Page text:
Marvin Miller rips NFL union for ever agreeing to a salary cap
As head of the baseball players’ union from 1966 to 1982, Marvin Miller was credited with making huge strides in collective bargaining, leading to free agency and skyrocketing player salaries. At age 93, Miller is still a keen observer of the labor situation in sports, and he says he doesn’t think the NFL players have had particularly good representation through the years.
In particular, Miller rails against the previous NFL Players Association leadership for ever agreeing to a salary cap, which he sees as an unacceptable limit on how much money the players can make.
“No legitimate union could ever agree to a salary cap,” Miller told Sports Illustrated. “In my mind, if a union did that, if would be grounds for decertification, for membership to go court. They were not representing their goal in the law: to improve the wages, hours and working conditions of its members.”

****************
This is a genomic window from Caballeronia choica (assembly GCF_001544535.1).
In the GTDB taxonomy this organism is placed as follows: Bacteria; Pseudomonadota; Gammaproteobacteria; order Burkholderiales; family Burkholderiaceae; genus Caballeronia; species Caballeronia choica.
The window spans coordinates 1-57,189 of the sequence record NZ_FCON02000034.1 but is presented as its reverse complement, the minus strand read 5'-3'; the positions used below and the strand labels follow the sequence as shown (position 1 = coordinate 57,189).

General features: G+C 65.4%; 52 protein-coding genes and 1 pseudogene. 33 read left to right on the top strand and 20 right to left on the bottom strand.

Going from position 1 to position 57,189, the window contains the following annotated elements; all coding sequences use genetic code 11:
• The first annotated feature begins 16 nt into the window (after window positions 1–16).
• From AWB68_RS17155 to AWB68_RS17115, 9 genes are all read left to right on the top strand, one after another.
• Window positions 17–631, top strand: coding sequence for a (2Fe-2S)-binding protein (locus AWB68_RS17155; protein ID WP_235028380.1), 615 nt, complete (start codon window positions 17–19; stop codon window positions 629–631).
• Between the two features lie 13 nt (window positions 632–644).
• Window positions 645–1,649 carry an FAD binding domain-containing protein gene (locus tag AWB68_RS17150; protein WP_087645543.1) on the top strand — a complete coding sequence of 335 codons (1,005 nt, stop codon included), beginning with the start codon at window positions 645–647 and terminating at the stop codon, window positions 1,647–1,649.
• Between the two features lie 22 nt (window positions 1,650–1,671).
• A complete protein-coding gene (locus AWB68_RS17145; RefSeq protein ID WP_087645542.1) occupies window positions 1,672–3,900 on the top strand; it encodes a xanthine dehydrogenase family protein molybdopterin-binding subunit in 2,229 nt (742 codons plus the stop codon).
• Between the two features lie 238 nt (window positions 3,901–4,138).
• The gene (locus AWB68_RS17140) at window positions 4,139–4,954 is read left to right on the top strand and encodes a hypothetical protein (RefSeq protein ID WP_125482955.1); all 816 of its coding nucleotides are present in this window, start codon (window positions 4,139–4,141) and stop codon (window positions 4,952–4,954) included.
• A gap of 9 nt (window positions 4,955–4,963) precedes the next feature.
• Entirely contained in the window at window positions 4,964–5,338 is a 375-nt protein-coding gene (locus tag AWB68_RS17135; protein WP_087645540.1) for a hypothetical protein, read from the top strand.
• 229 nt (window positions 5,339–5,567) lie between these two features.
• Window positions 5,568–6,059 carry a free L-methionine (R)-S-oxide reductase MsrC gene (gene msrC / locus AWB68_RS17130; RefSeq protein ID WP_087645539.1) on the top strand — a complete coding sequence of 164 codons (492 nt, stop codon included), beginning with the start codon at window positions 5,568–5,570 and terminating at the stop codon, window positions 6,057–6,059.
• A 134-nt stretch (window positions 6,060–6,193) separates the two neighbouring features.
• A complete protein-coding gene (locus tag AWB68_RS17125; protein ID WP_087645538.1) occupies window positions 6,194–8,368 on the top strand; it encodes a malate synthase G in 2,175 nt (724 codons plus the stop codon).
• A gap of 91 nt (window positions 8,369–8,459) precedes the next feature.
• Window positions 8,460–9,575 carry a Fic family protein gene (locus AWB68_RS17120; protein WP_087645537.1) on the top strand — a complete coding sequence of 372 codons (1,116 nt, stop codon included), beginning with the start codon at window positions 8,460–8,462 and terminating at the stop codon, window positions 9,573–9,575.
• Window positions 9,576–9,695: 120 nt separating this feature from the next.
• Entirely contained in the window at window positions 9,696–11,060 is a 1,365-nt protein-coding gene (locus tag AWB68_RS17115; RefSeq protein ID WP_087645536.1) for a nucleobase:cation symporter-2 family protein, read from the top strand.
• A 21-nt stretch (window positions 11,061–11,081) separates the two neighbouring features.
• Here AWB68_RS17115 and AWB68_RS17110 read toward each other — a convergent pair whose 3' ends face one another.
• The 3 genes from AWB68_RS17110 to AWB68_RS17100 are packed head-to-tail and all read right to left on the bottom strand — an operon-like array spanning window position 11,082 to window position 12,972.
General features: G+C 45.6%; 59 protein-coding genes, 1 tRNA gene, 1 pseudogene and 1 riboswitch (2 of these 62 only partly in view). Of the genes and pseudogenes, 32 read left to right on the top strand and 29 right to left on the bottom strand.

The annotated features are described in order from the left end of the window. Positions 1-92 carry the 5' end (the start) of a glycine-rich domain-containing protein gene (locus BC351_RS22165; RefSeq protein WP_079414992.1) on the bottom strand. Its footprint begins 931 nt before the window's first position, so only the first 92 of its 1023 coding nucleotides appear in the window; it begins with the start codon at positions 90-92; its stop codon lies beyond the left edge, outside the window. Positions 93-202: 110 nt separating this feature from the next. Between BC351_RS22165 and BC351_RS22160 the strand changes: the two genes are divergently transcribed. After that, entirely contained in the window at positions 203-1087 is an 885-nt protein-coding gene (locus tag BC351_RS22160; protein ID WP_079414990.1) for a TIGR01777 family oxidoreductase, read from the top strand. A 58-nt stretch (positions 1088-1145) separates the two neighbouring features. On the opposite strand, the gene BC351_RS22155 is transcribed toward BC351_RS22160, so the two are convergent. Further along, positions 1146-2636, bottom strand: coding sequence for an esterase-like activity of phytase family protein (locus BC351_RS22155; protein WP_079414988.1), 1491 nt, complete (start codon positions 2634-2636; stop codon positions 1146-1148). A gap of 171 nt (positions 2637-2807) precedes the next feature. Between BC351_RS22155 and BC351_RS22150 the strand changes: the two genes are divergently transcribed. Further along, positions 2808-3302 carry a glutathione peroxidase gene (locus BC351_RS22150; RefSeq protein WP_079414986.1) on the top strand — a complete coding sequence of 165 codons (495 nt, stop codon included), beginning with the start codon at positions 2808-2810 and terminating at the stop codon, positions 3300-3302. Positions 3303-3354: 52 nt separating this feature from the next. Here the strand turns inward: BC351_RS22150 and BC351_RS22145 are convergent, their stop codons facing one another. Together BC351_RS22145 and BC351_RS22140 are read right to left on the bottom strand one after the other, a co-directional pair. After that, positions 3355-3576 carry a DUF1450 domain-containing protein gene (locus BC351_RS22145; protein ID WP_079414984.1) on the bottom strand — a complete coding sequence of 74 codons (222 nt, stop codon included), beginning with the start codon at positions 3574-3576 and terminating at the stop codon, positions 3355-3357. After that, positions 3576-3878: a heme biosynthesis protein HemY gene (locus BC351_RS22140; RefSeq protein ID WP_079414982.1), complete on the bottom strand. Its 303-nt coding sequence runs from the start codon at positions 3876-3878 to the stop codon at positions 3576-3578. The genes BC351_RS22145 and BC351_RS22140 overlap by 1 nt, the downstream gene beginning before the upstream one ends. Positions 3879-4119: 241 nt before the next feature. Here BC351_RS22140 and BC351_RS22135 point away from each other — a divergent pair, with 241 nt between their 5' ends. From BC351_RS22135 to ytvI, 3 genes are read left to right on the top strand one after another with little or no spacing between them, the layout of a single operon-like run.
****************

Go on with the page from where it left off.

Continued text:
Miller said he doesn’t care what the players got in exchange for the cap: As far as Miller is concerned, as soon as the union leadership agreed to a salary cap, “They were now on the side of management.”
Miller was a brilliant leader of the baseball players’ union and one of the most influential figures in 20th Century American sports, but he’s wrong to suggest that the NFL players didn’t get anything in exchange for the salary cap. Yes, the NFL players agreed to a salary cap, which is a major concession to the owners. But the owners also agreed to a salary floor, which is a major concession to the players -- a concession that the allegedly much more powerful baseball players’ union hasn’t managed to get from the baseball owners.
The presence of both a cap and a floor is why the NFL has no equivalent to the New York Yankees, who paid players more than $200 million in 2010, but also no equivalent to the Pittsburgh Pirates, who paid players less than $35 million in 2010. That might not be a trade-off Miller would make, but it’s a trade-off the NFL players made with their eyes wide open.